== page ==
the MPTC Dilemma (please solve)

Claus Reinke claus.reinke at
Tue Mar 21 11:00:08 EST 2006

> <Hand-waving-alert>
>        However, the evaluation model is what is known as "residuation"
>        in the FL community, which is essentially functional programming
>        with logic variables and lenient evaluation (a la Id).  As long
>        as we only have strongly normalising functions, lenient
>        evaluation and lazy evaluation coincide.  So, for Haskell
>        programmers, we are on familiar ground.
> </Hand-waving-alert>

now that is an interesting difference. but we don't need to change
formalizations to achieve that - apart from the difficulty of comparing
the different properties of ATS and FDs if the formalisms also differ,
there is the issue of implementation. if, instead of requiring completely
new tools, ATS can be explained and implemented as a restricted
form of FDs, with nicer syntax, then the existing FD implementations
can be used - no need to add yet another layer of complexity to
the type system implementations.

first, syntax. at the level of type-classes, we are dealing with a simple
first-order language, so adding nested expressions via function calls
does not change expressiveness - we can simply reserve the last 
class parameter for results, and allow that to be omitted in calls.
nested expresssions "F (G x) => C x" can be flattend as 
"G x r,F r => C x", with an FD for G (x->r).

next, semantics. (simplifying slightly,) the difference between 
narrowing and residuation is that the former may instantiate 
variables, the latter suspends decisions that depend on variable 
instantiations, so narrowing subsumes residuation. you do have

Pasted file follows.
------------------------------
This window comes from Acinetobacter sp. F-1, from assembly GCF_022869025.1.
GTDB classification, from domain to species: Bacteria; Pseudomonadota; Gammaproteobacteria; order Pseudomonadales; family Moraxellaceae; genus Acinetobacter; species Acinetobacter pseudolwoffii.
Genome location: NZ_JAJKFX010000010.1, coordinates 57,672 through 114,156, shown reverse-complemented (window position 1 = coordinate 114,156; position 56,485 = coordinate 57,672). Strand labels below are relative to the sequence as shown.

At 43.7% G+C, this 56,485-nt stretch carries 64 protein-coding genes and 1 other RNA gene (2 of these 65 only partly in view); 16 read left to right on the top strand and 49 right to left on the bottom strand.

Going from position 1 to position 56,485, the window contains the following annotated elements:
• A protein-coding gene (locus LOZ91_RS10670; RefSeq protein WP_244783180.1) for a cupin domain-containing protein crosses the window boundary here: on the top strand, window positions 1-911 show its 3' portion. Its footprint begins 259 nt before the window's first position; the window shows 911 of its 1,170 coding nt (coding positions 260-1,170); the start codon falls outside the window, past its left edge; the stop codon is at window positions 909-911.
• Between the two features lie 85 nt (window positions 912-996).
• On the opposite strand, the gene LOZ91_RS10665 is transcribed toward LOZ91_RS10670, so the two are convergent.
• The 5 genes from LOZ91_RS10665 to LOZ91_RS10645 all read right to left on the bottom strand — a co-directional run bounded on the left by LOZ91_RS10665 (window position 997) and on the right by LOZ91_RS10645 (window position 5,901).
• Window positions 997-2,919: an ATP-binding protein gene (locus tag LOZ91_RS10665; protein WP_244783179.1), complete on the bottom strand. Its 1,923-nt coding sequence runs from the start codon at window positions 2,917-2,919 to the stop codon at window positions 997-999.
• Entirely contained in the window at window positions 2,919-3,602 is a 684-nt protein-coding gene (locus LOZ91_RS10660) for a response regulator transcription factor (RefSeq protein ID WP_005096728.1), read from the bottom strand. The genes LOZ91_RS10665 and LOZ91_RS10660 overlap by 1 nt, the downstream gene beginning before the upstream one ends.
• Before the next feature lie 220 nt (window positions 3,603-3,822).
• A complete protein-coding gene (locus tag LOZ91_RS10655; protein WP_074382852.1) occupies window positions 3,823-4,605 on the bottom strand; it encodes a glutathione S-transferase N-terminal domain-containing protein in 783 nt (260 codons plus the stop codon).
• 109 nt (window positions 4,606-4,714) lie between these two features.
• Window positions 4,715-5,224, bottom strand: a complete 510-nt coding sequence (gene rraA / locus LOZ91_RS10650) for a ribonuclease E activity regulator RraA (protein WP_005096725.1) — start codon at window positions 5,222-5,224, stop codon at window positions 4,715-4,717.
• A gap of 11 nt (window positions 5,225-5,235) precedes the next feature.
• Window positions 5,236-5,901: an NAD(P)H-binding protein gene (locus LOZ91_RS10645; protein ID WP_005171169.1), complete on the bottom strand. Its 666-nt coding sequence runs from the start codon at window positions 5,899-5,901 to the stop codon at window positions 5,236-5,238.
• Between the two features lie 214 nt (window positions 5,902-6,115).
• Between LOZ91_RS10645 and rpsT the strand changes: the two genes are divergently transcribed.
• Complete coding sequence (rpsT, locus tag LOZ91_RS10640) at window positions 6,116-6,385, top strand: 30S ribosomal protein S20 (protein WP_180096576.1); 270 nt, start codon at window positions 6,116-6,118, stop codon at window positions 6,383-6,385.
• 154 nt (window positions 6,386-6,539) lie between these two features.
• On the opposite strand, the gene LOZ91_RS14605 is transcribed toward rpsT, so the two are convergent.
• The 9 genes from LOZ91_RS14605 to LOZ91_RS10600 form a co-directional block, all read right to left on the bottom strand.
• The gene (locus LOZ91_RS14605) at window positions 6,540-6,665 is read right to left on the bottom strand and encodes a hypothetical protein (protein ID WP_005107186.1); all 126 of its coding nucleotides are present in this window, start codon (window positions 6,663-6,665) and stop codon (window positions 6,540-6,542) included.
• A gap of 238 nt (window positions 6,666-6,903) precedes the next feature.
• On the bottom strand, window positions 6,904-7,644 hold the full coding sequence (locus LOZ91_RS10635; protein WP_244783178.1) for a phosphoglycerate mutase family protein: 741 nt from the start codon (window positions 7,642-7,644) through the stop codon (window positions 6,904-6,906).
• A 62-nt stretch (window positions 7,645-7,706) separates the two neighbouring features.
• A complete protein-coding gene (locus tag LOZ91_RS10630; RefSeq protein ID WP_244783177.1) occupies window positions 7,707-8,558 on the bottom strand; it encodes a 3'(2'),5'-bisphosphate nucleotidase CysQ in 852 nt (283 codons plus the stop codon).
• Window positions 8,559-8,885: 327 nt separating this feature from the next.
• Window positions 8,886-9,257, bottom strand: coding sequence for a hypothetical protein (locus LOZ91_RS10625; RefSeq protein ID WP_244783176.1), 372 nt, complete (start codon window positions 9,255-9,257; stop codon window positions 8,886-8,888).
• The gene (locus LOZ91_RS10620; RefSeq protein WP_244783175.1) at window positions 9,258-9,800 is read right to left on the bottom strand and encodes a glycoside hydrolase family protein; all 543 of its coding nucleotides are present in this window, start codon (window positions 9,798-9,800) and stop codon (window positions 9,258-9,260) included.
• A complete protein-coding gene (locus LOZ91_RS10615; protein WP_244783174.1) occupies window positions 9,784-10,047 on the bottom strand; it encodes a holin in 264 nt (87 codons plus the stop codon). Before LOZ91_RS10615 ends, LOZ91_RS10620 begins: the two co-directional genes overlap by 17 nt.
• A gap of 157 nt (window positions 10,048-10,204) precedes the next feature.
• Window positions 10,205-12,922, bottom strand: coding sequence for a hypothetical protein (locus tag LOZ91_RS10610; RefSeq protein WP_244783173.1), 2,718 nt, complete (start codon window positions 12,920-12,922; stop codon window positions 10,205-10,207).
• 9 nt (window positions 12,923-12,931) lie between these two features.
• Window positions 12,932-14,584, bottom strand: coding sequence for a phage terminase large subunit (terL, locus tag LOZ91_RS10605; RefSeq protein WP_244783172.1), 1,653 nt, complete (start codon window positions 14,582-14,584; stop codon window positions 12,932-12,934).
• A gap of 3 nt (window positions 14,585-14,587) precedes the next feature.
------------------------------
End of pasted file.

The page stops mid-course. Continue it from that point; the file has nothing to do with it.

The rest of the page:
semantic unification in ATS, so you do have unification as a 
special case. so if you really avoid variable instantiations in 
ATS, that means at least:

- not having an explicit result parameter
    (ATS writes the result parameter as an associated type)

- not permitting equations involving variable instantiations
    (ATS has equality constraints, but one must not be able 
     to write G x = r, or else one gets explicit access to a 
     variable to be instantiated with a result, which we could
     feed back as input into the semantic unification)

- not permitting repeated variables in instance heads
    (otherwise one could define an instance implicitly needing
     unification, thereby circumventing the second restriction)

[I don't recall seeing the last two restrictions in ATS papers;
 have I missed them? they may be implicit in the restricted
 subset of the language formalized, but they need to be made
 explicit if ATS are to be integrated into current Haskell]

right so far? the first is the least of our worries: if we flatten
nested calls, and do not permit any calls involving the result/
range parameter, there is no way to refer to the result/range
parameters explicitly. if we also add the other two restrictions,
the narrowing semantics will behave much like the residuation
semantics (the only variables ever instantiated are range/result
variables, and that only puts a type in place of the call).

so it seems that one might use the existing machinery (both
formalization/theory and implemenation) for ATS as well,
just by adding flattening of nested calls plus restrictions 
that ensure a single, full FD per class, and no explicit 
references to result/range variables.

does this make any sense?-)


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